Muintir Eolais

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The Muintir Eolais, sometimes called the Conmaicne of Maigh Réin and Maigh Nissi, were a tuath of gaelic Ireland. For seven hundred years from the 8th century, they lived and ruled an area roughly conterminous to present-day south County Leitrim. Their territory comprised two baronies named Maigh Nissi and Maigh Rein, today Leitrim and Mohill respectfully.[1]

The Mag Raghnaill rule became increasingly fragmented throughout the 16th century. The tuath of the Muintir Eolais collapsed with Irish defeat in the nine years war, and became largely forgotten with the English occupation of Ireland.

Rise of Muintir Eolais (c. 900AD)[edit]

The nation of Muintir Eolais originated with Eolais mac Biobhsach, chieftain of the Conmaicne circa 900AD. Little is known about Eolais. The word 'eolas' itself means 'knowledge' in the gaelic language. After his death his followers and territory are known as the Muintir Eolais (people/descendants of Eolas).[2]

Founding families[edit]

The principal Muintir Eolais families were Mac Raghnaill's, with castles at Lough Rynn, Lough Scur, and Leitrim Village, the O'Mulvey sept of Maigh Nissi, O'Moran of AttyRory, Mac Shanley's of Dromod, and the Mac Garry sept.[3][4][5]

O'Hart states Eolais had at least three sons- "Brocan" was ancestor of Shanley, "Anbeith" was ancestor of Mac Garry, and "Maolmuire" was both lord of Conmaicne Réin and ancestor of Mag Raghnaill ("Reynolds"),[6] and all were related to the ancestors of Quinn and Farrell of Longford.[7]


Invasion (1245)[edit]

Muintir Eolais was briefly occupied during the Norman invasion of Ireland. According to the Irish Annals-"1245: The castle of Ath-an-chip, on the borders of Moy Nisse, was erected by Miles Mac Costello". Moy-Nissi on the eastern side of the Shannon river, was the gaelic name given to the barony of Leitrim. The Anglo-Normans were known as clann Costello (Irish: Mac Goisdealbh).[8][n 1]

Explusion (1247)[edit]

In 1247 the Anglo-Normans were defeated by Ó Conchobair and MacRaghnaill forces. The Anglo-Norman Clann Costello were expelled from Muintir Eolais.[9] The entries in the Annals of Lough Ce for 1245 and 1247 suggest a decisive defeat of Mac Costello ("De Angulo" or "Nangle"), and halted Norman claims to the territory of Muintir Eolais (until 1551AD, see below).[10]

Battle of AthanChip (1270)[edit]

In 1270AD the Anglo-Normans were again defeated by the Irish forces of Connacht at the Battle of Áth an Chip. MacNamee states "where Ath an Chip was is not certain; to the present writer the evidence would seem to point to Battle Bridge".[11][12] The battle occurred at Drumhierney townland in Muintir Eolais.[n 2] In Irish "Ath-an-cip" means a fording point on a river, and battle-bridge marks a shallow fording point on the Shannon connecting Drumhierney (Leitrim village) with Battlebridge (county Roscommon) townlands.

Fall of Muintir Eolais (1535-1590)[edit]

Events of the 16th century combined with the Tudor conquest of Ireland brought an eventual downfall of the Muintir Eolais.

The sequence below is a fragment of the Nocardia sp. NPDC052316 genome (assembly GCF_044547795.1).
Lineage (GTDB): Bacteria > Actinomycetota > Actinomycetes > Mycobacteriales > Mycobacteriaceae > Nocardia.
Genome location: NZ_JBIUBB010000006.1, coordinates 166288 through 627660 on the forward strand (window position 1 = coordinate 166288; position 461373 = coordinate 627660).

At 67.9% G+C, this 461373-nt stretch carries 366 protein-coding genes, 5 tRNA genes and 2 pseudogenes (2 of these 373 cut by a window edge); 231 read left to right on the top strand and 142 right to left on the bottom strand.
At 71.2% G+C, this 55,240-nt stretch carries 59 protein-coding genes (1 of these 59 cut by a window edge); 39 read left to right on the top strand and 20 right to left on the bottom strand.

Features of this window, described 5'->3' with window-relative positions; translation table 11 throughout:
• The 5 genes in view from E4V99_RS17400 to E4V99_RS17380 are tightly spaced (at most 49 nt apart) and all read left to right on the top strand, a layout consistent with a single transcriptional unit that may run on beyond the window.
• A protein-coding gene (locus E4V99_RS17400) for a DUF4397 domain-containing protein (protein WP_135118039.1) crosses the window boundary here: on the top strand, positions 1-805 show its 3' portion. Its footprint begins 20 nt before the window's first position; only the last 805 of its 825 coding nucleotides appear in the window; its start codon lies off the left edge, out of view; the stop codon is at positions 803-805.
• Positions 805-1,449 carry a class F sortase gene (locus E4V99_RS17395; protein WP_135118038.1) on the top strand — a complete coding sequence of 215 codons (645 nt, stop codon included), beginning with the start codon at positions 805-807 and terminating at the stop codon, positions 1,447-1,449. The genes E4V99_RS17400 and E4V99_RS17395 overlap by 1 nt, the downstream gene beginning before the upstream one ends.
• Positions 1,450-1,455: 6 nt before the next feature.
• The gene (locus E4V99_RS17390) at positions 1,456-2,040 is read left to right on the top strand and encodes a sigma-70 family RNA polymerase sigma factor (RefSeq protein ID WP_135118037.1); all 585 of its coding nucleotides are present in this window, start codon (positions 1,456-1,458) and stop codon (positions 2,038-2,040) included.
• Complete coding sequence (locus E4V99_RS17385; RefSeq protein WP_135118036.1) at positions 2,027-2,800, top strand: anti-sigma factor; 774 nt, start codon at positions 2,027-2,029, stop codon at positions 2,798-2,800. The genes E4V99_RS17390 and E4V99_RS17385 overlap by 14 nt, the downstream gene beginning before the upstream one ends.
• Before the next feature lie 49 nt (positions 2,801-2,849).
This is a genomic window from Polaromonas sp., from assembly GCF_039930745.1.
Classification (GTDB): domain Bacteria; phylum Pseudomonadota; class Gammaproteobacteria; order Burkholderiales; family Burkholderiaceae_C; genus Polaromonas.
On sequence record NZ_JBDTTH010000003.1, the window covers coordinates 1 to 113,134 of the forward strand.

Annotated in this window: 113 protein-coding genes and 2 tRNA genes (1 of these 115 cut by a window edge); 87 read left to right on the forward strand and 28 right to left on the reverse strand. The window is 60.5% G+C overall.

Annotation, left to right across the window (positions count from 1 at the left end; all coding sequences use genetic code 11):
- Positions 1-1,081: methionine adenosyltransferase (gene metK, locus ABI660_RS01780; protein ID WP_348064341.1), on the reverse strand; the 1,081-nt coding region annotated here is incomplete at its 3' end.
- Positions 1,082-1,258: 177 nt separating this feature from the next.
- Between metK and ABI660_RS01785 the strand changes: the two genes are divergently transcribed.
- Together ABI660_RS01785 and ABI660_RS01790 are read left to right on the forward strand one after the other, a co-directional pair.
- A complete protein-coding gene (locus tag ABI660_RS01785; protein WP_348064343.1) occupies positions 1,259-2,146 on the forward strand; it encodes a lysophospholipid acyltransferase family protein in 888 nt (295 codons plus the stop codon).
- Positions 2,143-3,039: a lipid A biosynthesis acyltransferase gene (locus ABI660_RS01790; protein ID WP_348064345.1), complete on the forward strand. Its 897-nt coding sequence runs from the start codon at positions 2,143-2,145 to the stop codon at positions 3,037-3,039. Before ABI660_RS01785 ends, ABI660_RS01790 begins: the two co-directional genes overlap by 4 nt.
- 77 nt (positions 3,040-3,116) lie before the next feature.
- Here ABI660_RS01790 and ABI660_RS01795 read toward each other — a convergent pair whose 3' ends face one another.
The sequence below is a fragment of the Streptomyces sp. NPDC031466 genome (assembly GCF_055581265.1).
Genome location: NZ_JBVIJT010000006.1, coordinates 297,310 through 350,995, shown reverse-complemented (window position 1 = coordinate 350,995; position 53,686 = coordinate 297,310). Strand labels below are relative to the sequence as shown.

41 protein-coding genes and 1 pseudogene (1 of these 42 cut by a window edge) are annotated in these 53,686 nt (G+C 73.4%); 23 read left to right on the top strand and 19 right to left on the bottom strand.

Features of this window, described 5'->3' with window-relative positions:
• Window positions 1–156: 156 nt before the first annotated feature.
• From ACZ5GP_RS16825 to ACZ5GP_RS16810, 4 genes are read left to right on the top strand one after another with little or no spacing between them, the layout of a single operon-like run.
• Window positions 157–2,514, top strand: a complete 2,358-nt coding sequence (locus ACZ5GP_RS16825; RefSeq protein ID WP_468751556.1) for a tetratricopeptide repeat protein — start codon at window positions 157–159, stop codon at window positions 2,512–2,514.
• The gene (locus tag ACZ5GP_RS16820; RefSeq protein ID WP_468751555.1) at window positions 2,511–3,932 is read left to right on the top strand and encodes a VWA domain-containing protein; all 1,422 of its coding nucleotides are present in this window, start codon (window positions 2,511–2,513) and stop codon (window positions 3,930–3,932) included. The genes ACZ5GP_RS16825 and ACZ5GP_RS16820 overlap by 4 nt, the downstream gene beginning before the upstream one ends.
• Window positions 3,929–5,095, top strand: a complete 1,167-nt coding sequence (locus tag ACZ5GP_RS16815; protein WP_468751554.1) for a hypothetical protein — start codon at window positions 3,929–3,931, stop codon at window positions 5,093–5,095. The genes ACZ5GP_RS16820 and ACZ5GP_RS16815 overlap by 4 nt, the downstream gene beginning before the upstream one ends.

Kildare alliance (1530-35)[edit]

In the 16th century the Muintir Eolais aligned themselves to the Kildare camp, the most powerful family in Ireland. And their kinsman Charles Reynolds had a close association with the Earl. Specifically, on 5th November 1530, the Muintir Eolais signed an agreement to pay rent to Gerald Fitzgerald, 9th Earl of Kildare, in return for military protection. The arrangement benefited both parties.

"This is the covenant and indenture that is between Gerald Fitzgerald, Earl of Kildare, and Magradhnaill [Mac Rannall] - namely, Phelim MacConcobhair Mac Concobhair Mac Murchadh, and Maelruana Mac Owen Mac William, and Ir Mac Brian Mac Owny, and James Mac Maelruana Mac Fearghal, by will and consent of each of them and of the chief men of clan Melachlain, collectively: to wit that a shilling for every quarter of land which belongs [pays rent] to O'Ruark or Magradhnaill shall be paid to the Earl every year and every All Hallows in consideration of the Earl's defending and assisting them against all men subject to his authority. The faith of God and the oaths of the Church are sworn by Magradhnaill and the aforesaid chief men in pledge of fulfilment ot the Earl. The promise and troth of the Earl, on the other hand, are plighted to them for his fulfilment thereof. The witnesses present at the agreement were the EArl himself, and William Walsh, and James Boyce, and William Tuite, and Concobhair Mac Cluruadh. It was the aforesaid chief men who dictated the agreement, and Mailin-oge Mac Mailin O'Mailconery, wrote it in their presence, on the fifth day of the month of November, at Maynooth. The eight King Henry was King of England that year, Anno Domini 1530. Magradhnaill had no seal, and he ordered the Seal of the College of Maynooth to be affixed to his indenture. The Earl subjects to a penalty of three marks any one who is indebted who shall refuse a pledge to the steward, to wit Concobhair Mac Culruadh: one-half to Magradhnaill and the chief men who made this convenant, and the other half to the Earl".